Love in the Trenches of Tradition

By Ahsen Jillani

All my life I heard about my parents' love story: an associate professor at Govt. College Lahore who was exploring socialism just a decade from partition, and a spoiled aristocratic woman who was one of the first women in college in Pakistan. By 1957, the newlyweds had landed in Chicago, where my dad had obtained a scholarship for his Ph.D. Famously, my mother was “slumming it" and could not even fry an egg. As the myth went, my grandfather did not allow children in the kitchen. That was a place for servants.

My grandfather was a district commissioner during the British Raj—or despite it. His was a world of finely bred horses, modest estates, but lots of prestige and servants. His lineage traced back to a family called the Hakimwalas, the healers assigned to the Moghul emperors. Given that history, a stiff set of traditions followed the family on their journey through the collapsing British Empire and ultimately to the partition of India.

These were a proud people who practiced a strict religion that was all their own. They didn't pray much. They exercised a degree of aloofness that even today is a point of contention between the Sunni and Shia tribes. A strange mix of traditions and pride set them apart in their communities. They gave generously and took care of all who came for help. They were not corrupt and amassing wealth was shunned. The focus of the Hakimwalas was more on education and a disciplined life, rather than leaving legacies of villas and vast tracts of land.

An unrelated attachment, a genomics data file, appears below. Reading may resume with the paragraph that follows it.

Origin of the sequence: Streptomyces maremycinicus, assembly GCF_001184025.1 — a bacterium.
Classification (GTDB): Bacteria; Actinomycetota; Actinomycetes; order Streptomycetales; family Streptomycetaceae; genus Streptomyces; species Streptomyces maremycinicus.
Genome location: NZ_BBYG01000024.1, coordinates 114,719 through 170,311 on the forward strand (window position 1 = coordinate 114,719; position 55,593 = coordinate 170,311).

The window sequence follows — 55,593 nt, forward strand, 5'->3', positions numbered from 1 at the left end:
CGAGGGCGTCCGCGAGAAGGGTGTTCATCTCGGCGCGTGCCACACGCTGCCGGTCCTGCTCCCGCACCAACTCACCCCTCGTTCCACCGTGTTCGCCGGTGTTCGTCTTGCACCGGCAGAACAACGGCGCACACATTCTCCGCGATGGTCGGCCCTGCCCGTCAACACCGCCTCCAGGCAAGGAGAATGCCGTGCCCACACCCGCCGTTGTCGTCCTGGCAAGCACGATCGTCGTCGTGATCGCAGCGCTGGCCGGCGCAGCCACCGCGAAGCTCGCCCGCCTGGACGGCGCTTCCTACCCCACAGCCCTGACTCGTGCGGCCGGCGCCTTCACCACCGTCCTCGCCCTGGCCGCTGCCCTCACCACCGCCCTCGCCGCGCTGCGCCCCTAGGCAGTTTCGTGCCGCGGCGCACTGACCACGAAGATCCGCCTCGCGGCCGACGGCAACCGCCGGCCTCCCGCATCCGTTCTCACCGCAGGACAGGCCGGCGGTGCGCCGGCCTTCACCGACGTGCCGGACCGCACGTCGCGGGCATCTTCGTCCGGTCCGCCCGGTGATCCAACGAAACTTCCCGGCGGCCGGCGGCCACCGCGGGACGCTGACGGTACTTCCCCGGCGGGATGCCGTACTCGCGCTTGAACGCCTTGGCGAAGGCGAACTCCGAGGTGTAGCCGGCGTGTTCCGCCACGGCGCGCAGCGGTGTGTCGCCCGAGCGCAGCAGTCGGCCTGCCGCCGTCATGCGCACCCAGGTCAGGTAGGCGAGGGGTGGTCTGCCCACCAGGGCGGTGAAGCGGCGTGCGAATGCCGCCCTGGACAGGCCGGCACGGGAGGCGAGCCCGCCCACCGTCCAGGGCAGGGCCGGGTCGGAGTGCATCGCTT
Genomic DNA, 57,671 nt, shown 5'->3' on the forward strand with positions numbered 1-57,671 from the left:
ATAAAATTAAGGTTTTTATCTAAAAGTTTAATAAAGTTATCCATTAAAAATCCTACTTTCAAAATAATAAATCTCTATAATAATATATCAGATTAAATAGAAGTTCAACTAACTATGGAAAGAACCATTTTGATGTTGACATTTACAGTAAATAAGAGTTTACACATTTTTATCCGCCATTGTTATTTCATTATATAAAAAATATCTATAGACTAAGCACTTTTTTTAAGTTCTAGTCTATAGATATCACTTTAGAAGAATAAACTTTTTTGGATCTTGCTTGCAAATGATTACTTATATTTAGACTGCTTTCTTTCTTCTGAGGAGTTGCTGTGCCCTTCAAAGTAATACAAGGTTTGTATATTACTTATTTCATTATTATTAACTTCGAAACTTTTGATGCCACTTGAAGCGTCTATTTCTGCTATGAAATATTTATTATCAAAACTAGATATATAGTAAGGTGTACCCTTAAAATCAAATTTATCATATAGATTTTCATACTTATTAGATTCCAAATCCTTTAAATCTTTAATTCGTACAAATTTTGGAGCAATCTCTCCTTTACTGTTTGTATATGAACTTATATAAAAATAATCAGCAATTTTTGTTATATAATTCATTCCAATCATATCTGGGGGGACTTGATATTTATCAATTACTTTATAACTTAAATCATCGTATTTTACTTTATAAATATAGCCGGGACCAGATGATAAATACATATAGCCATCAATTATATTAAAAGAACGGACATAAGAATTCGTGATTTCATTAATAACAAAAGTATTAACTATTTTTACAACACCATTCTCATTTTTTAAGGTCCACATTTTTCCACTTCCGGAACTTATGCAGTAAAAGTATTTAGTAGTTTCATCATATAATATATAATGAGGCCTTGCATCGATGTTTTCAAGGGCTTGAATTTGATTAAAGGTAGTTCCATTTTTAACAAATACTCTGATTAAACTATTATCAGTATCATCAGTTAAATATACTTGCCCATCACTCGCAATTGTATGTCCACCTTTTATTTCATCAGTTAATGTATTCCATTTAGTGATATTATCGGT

Despite his commitment to community and tradition before riches, my grandfather was the recipient of many thousands of acres of fertile Punjabi land upon his arrival in Pakistan. He was not in the greatest health then, but the nine children had to live under his strict control. When I was born in 1960, he had been dead a few months. Nine siblings generate a lot of children, and as my generation expanded into a force living under a new Pakistan, we learned to keep ears peeled for discussions about the life of the legendary “Bawa."

It seems Bawa was a system of government and a template of sober living for all of humanity. In the blistering summers of Montgomery (now Sahiwal), about 100 miles south of Lahore, the nine children of Bawa would get together with their young progeny and debates would ensue about Bawa's abject superiority in all matters. Bawa was evidently a sort of reference manual for life. We learned quickly the rules of Bawa were going to continue into our generation. And there were many.

In Bawa-World, you showed anonymous generosity and projected modesty. My uncles rode bicycles and walked when they were some of the richest people in town. During religious events, they invited many in the community to share the food and festivities. Bawa shunned overeating, and you ate one roti only and one eye of the family was always pointing at you to make sure you did not take too much food. You wore clean and crisp clothes. You followed a cleaning ritual under the cool hand pump to stay sanitary. You discussed history. You studied Persian poetry and Western classics. You learned to ride the fine horses and you learned to play tennis. You did not communicate with the servants beyond official reasons.